April 7, 2014

With Discerning Eyes


Text:  1 Samuel 16:7: “..the Lord does not see as mortals see...the Lord looks on the heart.”

Yesterday, Saint John’s went all out.  We laid on quite the celebration, including gifts and a festive meal. We acknowledged God’s continuing blessing on all of our ministries in this place and marked a significant point in our journey together by installing Mark as our Rector. This morning, we have a veritable feast of images in our readings: bread coming down from heaven, a shepherd, green pastures, still waters, the valley of the shadow of death, rod, staff, an overflowing cup, darkness and light, spit and mud. Having considered so many images in less than a day’s time, it is tempting for me to give a brief riff on the theme of abundance, bid you all a happy Mothering Sunday, and go back to the organ bench. However, that is not what I am called to do this morning. There is a thread to be drawn from today’s readings, one that is directly related to what St. John’s has been doing for the past five years and to what our diocese is doing right now—discerning where and how we are called to minister in our particular contexts.

Let’s turn our attention to the story we heard from 1 Samuel this morning, the first account of how David became king. (There are actually three accounts of David’s becoming king in 1 Samuel.) This first story follows a familiar biblical pattern in the exaltation of the lowly: David is the youngest son of Jesse and thought to be of little account; his job was to watch the sheep. The prophet Samuel is sent by God to anoint the new king, as the current king, Saul, has lost God’s favor.  Samuel goes to the house of Jesse. The image that ensues is a literal parade of the sons of Jesse before the prophet Samuel. As each of the first seven sons pass by, Samuel says, “Not this one.”  Finally, they have to fetch the youngest from the fields, and God tells Samuel this IS the one, anoint him. As I think about this scene, I can’t help but see the near absurdity of it. Over and over again, Samuel calls for another son to come into the room, hoping the next one will be THE ONE, so that he can get on with things and return home.  Why didn’t he just arrange a police-style lineup and save some time!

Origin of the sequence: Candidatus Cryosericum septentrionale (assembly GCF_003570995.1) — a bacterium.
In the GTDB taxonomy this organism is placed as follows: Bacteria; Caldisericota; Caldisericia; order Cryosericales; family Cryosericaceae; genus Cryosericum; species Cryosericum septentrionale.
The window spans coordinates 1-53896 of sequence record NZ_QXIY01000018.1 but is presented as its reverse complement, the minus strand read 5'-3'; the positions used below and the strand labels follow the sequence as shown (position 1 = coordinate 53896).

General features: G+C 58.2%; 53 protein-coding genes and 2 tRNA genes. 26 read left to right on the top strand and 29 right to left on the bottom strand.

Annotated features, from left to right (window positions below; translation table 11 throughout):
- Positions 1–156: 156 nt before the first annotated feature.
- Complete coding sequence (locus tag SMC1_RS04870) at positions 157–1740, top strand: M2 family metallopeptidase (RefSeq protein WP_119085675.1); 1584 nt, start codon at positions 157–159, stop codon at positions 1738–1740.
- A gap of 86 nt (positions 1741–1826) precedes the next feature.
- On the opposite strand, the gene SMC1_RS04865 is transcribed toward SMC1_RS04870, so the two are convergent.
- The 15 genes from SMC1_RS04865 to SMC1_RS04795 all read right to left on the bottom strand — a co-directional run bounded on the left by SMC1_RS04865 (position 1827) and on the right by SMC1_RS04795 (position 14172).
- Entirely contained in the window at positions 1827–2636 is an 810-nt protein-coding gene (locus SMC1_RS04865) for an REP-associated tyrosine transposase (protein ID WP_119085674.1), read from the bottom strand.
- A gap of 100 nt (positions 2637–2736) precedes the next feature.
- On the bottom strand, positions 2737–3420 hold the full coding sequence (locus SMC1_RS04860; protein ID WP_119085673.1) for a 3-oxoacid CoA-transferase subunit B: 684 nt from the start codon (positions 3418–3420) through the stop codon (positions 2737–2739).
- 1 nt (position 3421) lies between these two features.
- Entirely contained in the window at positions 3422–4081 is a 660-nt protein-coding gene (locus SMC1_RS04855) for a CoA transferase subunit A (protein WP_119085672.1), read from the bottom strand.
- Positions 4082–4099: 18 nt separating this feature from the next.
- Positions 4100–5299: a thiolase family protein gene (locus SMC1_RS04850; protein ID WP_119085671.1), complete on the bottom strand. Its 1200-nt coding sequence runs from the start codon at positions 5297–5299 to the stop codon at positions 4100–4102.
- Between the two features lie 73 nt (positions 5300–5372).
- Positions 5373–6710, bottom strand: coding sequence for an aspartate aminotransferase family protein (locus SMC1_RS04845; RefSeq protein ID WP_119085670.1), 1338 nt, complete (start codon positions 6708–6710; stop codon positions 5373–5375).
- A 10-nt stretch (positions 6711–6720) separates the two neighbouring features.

The story relates that Samuel was ready to anoint the first son, Eliab, however God tells Samuel not to look merely on his appearance or his height, but to use a different kind of vision, for “the Lord does not see as mortals see…the Lord looks on the heart.” To see as God sees, at least for the writer or editor of 1 Samuel, is to not get caught up in external appearances, but to look into the heart, to look with discerning eyes.

I don’t know about you, but I haven’t had a direct experience of God’s voice saying, “No, not that one” when I have been faced with choices in life.  I’ve had inklings from time to time, insights that prod me toward particular paths or choices, and I imagine you may have had such experiences, as well. I’m intrigued by the prospect of learning to “look on the heart,” as the writer of 1 Samuel puts it. I have done some reading on the subject of discernment, of trying to see with God’s eyes rather than only with my own. And I have had some formal experience with discernment.  I have been called on by two parishes to serve as a member or chair of six committees, each working with an individual discerning a vocation to ordained ministry. For the past three years, I have been engaged in reading General Ordination Examinations for the national Church, and most recently I was invited to facilitate questions at walkabouts with candidates for Bishop of Massachusetts.